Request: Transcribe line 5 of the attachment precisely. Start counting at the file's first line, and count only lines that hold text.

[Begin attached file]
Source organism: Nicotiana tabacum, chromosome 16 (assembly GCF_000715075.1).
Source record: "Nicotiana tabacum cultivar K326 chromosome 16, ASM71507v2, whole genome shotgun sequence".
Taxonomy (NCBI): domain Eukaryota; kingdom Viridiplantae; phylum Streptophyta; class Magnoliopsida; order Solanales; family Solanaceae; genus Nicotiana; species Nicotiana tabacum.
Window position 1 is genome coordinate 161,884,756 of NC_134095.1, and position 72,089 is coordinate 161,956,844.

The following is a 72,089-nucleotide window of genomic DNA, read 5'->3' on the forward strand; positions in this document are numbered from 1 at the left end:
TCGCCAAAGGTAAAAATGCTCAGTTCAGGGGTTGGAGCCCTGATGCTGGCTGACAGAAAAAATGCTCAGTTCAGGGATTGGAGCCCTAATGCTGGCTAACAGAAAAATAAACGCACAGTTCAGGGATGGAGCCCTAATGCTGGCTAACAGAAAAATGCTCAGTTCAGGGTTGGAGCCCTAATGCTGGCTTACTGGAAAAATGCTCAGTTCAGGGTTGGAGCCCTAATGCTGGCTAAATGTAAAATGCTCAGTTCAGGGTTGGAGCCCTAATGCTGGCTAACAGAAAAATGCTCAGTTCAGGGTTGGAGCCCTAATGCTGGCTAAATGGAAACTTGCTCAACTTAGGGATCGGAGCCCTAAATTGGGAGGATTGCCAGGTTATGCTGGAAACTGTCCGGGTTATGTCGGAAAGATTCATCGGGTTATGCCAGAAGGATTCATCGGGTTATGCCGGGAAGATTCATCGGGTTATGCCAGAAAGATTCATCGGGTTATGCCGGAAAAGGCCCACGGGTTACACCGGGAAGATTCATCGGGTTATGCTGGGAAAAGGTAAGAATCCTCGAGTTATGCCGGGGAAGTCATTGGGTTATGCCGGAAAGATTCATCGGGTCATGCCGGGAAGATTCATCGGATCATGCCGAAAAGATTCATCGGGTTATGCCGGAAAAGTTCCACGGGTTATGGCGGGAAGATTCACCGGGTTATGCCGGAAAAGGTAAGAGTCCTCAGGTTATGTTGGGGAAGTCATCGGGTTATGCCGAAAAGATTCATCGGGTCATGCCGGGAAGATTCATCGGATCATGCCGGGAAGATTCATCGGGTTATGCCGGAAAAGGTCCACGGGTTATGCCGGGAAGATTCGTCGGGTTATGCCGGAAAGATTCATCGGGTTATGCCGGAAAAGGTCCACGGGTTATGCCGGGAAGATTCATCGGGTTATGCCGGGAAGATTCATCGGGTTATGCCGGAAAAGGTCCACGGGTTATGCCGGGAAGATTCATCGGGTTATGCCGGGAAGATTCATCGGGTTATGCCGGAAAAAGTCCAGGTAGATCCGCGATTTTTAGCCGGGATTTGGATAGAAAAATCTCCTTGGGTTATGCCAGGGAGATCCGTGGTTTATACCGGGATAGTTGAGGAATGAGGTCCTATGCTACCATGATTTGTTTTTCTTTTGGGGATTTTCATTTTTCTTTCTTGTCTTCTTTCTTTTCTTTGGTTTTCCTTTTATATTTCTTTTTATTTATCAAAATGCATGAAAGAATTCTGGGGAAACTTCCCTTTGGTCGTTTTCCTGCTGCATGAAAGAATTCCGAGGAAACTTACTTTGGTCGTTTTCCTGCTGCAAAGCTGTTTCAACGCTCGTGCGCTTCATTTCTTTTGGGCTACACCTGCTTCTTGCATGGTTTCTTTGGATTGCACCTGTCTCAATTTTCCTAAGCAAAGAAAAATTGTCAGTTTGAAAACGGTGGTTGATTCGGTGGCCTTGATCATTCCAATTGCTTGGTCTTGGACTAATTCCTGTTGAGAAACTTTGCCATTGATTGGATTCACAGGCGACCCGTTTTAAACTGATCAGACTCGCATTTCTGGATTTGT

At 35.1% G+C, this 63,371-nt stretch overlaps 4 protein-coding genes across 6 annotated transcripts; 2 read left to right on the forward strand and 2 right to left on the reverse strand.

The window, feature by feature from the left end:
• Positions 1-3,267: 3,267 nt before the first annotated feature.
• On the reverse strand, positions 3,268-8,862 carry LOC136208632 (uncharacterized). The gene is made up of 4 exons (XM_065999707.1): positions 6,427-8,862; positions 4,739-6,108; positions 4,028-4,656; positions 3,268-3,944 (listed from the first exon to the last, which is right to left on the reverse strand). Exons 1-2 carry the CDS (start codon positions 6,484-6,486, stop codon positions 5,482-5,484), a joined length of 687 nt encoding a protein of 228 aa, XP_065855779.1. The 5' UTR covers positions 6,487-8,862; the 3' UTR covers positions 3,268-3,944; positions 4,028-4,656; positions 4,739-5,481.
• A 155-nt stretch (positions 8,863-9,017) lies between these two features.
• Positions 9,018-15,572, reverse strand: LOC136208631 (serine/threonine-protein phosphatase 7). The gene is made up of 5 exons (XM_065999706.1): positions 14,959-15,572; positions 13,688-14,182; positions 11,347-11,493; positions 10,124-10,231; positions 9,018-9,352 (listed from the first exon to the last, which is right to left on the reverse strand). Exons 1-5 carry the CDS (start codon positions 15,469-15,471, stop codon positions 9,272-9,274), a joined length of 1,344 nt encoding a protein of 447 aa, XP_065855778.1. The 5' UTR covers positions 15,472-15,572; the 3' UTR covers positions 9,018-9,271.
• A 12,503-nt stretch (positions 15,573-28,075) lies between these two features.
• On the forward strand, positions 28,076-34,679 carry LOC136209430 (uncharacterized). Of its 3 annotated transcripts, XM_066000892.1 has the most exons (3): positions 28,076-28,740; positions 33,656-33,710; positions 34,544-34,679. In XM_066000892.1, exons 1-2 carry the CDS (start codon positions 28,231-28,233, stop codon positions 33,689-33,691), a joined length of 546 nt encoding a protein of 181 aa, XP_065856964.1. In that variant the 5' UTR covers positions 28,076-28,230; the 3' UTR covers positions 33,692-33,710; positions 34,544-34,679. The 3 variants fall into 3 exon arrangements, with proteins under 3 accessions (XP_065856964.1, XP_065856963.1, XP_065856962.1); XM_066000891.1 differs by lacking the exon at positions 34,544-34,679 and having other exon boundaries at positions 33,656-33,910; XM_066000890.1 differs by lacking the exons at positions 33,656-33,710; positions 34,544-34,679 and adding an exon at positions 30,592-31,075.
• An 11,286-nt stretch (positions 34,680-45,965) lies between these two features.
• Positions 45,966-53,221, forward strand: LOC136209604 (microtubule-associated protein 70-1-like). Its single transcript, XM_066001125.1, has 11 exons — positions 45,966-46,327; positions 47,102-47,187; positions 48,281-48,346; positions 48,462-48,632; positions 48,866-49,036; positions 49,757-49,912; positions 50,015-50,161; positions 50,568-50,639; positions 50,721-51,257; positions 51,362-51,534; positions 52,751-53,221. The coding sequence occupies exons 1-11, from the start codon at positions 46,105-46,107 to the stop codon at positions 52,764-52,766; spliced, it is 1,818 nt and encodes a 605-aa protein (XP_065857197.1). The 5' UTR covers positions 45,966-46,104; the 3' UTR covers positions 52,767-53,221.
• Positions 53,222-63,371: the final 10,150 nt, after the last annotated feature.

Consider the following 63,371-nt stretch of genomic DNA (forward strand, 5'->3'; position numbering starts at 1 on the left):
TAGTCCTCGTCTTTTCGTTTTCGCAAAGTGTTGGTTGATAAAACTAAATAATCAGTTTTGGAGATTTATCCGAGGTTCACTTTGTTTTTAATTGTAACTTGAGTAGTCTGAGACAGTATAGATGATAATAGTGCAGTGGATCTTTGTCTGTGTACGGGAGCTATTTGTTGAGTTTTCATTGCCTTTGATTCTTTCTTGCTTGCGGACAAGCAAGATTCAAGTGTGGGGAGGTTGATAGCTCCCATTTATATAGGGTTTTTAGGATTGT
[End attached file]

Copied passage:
The following is a 72,089-nucleotide window of genomic DNA, read 5'->3' on the forward strand; positions in this document are numbered from 1 at the left end: